Paleontologist and painter Neil Clark is dampening the hopes of Nessie believers around the world when he says the monster was perhaps a swimming pachyderm.
Clark noticed similarities in the hump-and-trunk silhouettes of swimming Indian elephants and the serpentine shapes of 1930s Nessie descriptions and photographs, such as the famous 1934 image shown as an inset above.
Why would an elephant be swimming in a chilly Scottish lake? "The reason why we see elephants in Loch Ness is that circuses used to go along the road to Inverness and have a little rest at the side of the loch and allow the animals to go and have a little swim around," Clark told CBS News.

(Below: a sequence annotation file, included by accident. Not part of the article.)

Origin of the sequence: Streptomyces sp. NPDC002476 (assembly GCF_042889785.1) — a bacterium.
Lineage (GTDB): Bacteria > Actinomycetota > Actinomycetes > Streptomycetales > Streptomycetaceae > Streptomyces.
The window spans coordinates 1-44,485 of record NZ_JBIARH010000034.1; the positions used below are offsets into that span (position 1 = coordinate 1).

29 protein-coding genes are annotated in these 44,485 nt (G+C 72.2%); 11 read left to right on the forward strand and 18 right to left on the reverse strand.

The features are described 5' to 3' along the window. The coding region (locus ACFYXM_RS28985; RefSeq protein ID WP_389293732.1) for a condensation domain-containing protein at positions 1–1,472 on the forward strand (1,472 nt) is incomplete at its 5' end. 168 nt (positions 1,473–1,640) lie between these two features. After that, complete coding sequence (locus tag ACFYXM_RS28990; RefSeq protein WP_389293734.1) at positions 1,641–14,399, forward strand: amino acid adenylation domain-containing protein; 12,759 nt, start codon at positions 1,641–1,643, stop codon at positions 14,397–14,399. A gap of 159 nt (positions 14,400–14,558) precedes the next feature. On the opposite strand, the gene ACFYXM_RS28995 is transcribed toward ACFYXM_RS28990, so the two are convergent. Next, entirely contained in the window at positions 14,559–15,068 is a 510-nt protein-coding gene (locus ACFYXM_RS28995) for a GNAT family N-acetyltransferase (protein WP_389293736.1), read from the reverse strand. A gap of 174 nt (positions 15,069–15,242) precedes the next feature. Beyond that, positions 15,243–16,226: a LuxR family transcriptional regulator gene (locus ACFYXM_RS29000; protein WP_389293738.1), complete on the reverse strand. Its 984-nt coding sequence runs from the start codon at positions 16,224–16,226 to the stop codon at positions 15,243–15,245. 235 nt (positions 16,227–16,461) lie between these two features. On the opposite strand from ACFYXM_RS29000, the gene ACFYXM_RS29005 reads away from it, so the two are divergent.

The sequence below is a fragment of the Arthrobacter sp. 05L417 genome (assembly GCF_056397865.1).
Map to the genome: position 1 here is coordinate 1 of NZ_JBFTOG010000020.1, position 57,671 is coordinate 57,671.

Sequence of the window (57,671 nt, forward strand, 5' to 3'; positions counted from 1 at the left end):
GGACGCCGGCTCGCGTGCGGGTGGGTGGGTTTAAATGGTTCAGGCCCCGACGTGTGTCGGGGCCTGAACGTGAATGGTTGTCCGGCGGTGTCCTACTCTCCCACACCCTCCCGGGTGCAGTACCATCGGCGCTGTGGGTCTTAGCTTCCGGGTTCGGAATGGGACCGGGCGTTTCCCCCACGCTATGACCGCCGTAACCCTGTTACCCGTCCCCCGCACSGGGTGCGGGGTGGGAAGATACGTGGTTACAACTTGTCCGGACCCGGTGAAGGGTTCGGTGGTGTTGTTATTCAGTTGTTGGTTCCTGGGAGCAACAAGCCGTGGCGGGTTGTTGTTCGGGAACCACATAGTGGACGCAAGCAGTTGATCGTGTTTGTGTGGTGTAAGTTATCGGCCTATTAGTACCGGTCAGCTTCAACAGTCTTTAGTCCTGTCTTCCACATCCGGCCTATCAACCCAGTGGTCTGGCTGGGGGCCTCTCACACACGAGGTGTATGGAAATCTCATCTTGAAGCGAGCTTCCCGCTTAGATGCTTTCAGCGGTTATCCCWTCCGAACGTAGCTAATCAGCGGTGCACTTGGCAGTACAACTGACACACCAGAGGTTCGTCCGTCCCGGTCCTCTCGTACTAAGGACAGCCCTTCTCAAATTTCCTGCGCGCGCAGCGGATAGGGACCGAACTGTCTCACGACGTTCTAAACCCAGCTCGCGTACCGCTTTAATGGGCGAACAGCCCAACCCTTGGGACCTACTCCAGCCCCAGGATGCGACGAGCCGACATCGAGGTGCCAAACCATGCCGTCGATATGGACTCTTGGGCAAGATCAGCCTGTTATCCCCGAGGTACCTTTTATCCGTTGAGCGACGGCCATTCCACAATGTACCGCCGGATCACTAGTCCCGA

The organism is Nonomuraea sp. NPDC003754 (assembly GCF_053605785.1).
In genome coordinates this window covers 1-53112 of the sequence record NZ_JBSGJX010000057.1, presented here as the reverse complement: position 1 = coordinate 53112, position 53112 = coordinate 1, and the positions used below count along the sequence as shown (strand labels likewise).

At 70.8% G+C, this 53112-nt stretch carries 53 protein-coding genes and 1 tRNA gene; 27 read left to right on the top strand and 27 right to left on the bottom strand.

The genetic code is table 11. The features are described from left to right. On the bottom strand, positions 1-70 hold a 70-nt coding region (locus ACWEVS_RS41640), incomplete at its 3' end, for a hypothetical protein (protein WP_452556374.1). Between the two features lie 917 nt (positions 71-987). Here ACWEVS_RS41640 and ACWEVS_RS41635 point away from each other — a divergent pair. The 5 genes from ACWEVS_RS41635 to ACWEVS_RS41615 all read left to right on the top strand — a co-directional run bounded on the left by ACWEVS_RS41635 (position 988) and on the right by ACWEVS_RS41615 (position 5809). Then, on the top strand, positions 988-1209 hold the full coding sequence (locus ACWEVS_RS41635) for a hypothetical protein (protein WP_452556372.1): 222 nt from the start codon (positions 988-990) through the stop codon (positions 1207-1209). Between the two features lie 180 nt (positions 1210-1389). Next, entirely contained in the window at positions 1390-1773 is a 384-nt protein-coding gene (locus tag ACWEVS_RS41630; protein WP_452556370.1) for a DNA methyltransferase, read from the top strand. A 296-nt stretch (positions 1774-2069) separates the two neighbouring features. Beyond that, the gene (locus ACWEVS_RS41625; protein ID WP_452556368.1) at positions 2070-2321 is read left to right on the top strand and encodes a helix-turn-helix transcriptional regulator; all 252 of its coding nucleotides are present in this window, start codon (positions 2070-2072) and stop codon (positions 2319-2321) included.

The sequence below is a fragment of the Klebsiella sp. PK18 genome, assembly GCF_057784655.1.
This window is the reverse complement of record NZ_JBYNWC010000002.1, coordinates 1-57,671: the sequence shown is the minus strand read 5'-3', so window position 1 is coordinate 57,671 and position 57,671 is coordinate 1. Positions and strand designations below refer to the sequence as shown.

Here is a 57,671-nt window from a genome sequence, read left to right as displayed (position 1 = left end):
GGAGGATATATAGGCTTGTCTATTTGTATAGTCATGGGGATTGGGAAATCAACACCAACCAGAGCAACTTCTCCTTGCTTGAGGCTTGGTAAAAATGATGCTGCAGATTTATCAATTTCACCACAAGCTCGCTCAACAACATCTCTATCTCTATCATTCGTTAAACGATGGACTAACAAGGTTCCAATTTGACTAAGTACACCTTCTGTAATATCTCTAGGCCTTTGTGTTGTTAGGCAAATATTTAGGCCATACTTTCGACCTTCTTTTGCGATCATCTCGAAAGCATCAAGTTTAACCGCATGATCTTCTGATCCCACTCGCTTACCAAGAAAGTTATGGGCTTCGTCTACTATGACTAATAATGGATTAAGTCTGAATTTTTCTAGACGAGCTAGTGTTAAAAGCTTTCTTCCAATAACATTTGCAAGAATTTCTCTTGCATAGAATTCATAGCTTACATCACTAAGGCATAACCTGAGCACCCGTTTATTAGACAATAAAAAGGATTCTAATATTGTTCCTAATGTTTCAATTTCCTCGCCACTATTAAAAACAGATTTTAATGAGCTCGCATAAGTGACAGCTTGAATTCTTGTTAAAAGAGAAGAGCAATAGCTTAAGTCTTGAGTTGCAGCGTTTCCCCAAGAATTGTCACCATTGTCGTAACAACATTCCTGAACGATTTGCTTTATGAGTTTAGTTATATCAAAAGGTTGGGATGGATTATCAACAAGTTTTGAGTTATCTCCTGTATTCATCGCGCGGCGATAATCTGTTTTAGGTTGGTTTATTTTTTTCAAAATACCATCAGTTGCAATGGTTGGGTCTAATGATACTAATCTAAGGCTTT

And there's one more wrinkle in this elephantine mystery. In 1933 a circus promoter in the area—acting perhaps on inside information that the monster was really a big top beast—offered a rich reward for Nessie's capture, says Clark, a curator at the Hunterian Museum and Art Gallery in Glasgow.
Clark's theory is published in the current edition of the journal of the Open University Geological Society.
I don’t believe for a minute that Nessie is an elephant. I also am not convinced that there is a monster in Loc Ness.
Like the bigfoot stories, I’ll believe it when they produce a carcass of the creature.
A giant squid carcass has been found but so far no sea monsters or bigfoot.
Link to the National Geographic paddling pachyderm story here.